Day 23: my product management manifest (v0.1)

After 3 weeks, I finally penned down some goals for my first 3 months on the job.

Took me a while, but after aimlessly working (but absorbing, mind you) I finally decided to lay down some clearer principles and guidelines for myself. Of course there were already larger goals in mind – gaining experience and the network to eventually go it alone – but I decided it made sense to figure out what exactly I wanted. The hours sacrificed to gain clarity of my path should eventually pay off in more productive and efficient workdays. (The inspiration – an article about Asana: “If people don’t have true clarity around what they’re doing and how it fits into their organization, they’re bound to duplicate efforts, deflate morale, spend hours on unimportant tasks, and more”).

So last night, I spent about an hour reading articles on product management from svpg (and am inspired by them to keep formatting simple – efficiency!) and another half penning down this:

GOALS FOR THE FIRST THREE MONTHS:
Get a sensing of where the problems/opportunities to improve <product> are
Gain a sensing of the codebase & database schema
Gain as much background knowledge on <product> as possible – stakeholders, processes
Understand the “wheels” and “cogs” of product mgmt in <company> – where the negotiation points are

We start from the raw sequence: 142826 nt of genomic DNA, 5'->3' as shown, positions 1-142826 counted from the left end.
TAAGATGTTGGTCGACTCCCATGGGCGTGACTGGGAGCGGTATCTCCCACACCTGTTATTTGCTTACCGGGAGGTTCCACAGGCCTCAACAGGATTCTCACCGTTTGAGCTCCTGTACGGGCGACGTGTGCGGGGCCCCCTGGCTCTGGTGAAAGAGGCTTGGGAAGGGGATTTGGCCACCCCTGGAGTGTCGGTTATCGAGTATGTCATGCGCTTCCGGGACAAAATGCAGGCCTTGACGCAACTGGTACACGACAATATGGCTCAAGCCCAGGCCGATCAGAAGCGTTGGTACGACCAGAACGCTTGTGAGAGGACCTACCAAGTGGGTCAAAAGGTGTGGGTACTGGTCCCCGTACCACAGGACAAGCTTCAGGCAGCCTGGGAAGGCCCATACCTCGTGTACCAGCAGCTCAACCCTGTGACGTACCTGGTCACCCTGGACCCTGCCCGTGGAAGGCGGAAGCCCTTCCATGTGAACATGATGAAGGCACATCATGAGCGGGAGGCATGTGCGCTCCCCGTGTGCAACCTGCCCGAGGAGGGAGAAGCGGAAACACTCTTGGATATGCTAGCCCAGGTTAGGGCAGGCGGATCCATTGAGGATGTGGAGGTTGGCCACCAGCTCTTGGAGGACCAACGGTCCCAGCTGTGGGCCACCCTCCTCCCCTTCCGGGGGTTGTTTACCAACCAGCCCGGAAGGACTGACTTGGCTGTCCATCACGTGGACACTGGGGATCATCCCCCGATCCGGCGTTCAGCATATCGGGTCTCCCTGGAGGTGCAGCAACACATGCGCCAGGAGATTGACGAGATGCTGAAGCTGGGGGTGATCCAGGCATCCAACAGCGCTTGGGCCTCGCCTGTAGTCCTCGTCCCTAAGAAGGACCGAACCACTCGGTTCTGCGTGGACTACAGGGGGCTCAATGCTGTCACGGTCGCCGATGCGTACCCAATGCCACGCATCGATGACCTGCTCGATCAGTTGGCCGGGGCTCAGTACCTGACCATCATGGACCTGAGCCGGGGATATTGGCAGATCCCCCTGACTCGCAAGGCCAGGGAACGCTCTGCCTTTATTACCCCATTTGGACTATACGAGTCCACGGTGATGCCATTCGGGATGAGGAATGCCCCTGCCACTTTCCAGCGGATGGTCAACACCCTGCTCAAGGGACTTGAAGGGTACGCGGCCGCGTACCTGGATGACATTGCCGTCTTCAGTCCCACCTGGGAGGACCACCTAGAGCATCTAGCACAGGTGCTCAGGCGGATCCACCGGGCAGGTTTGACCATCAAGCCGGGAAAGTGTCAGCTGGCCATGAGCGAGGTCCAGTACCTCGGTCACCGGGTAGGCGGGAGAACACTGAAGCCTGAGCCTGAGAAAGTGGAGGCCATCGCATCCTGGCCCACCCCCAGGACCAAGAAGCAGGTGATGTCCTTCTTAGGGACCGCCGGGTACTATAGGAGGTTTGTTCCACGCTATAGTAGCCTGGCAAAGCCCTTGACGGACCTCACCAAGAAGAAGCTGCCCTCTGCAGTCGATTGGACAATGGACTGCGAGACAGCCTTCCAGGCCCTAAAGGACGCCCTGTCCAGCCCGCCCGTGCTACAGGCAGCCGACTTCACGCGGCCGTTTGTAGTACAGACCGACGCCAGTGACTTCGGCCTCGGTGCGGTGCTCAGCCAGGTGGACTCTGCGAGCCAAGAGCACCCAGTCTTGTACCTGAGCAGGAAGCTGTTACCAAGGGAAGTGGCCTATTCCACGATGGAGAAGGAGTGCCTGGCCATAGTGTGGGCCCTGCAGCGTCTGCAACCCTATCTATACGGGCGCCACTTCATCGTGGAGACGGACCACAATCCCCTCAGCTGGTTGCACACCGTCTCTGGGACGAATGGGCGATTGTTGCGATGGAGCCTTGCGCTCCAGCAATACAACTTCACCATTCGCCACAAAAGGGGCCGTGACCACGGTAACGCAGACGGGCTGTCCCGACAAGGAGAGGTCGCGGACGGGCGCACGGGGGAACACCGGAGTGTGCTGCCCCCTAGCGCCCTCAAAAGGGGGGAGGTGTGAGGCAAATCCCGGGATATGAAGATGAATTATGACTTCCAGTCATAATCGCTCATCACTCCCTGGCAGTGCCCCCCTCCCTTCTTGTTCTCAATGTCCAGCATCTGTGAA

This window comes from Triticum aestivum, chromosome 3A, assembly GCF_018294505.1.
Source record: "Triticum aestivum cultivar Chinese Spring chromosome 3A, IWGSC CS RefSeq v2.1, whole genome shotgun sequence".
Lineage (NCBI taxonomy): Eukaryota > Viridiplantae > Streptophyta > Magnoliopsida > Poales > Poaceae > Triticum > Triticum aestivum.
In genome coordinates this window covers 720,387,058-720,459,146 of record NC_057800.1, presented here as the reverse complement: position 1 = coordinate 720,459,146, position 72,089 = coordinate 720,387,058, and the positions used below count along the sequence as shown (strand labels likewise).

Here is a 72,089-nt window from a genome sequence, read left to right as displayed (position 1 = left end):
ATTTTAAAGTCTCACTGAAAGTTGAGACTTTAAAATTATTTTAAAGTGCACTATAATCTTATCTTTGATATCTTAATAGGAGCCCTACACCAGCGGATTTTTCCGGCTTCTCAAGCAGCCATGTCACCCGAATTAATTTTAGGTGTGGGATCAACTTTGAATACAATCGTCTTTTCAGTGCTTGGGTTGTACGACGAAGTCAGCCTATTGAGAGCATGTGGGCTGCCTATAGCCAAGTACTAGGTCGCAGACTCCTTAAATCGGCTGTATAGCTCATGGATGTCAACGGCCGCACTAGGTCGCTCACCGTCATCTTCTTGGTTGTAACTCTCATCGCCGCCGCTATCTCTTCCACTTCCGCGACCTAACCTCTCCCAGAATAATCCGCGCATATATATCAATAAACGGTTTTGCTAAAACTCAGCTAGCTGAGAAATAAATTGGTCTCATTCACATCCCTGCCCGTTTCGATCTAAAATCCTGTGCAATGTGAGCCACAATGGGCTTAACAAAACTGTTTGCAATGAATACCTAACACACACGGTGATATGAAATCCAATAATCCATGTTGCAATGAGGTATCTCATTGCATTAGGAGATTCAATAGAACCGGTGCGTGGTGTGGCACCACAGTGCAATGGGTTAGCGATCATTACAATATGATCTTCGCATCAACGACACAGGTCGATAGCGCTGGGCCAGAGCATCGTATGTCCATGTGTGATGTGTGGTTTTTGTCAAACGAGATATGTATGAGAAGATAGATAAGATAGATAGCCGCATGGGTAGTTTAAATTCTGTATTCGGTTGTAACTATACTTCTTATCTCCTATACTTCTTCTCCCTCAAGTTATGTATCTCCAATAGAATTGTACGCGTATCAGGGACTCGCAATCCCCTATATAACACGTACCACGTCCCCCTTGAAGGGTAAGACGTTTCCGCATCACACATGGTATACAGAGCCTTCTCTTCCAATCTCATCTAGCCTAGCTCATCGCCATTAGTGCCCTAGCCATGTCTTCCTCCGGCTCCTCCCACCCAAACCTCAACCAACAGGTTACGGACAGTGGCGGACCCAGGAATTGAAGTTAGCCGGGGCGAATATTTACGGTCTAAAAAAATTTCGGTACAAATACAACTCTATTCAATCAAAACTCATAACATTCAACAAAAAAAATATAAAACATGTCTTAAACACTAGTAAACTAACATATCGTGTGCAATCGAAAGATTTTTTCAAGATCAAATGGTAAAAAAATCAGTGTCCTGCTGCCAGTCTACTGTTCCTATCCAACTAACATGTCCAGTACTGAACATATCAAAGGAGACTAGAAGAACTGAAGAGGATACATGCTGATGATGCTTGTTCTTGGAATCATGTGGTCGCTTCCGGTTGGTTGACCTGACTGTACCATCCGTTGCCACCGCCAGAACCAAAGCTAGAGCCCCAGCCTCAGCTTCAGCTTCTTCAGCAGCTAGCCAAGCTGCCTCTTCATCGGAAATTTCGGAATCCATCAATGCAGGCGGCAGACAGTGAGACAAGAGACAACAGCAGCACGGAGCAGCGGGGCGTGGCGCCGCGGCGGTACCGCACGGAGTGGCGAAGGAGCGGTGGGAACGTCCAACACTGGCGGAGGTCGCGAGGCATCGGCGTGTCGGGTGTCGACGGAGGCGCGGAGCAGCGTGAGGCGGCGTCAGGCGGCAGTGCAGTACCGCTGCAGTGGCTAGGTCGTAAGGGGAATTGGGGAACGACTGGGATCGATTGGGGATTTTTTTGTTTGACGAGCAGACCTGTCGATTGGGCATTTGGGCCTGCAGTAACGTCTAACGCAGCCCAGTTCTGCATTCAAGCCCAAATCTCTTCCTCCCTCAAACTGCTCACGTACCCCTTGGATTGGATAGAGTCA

Learn as much about product management as possible
Learn about and gain buy-in/trust from stakeholders (buying team) and team (devs)
BROWNIE POINTS OR AFTER FIRST THREE MONTHS:
Product strategy – personal, then collaborative

Product manifest
Measurement framework

No fireworks or grand accolades yet, but I’m starting to feel the benefit of this approach already:

1. A sense of accomplishment. I didn’t really feel particularly purposeful during the day, but as I sat down to check this at the end of the day, I could see how different activities fit into each piece.

2. Flexibility. I’ve realised rigid objectives with measurable KPIs and timeframes aren’t necessarily the best for me – rather, guiding principles tend to energise and provide enough purpose, yet remain flexible enough.

Now I’m considering whether to go one step further – to make a note of exactly what activities have mattered. Sounds like a lot of work though.

Till the next post!

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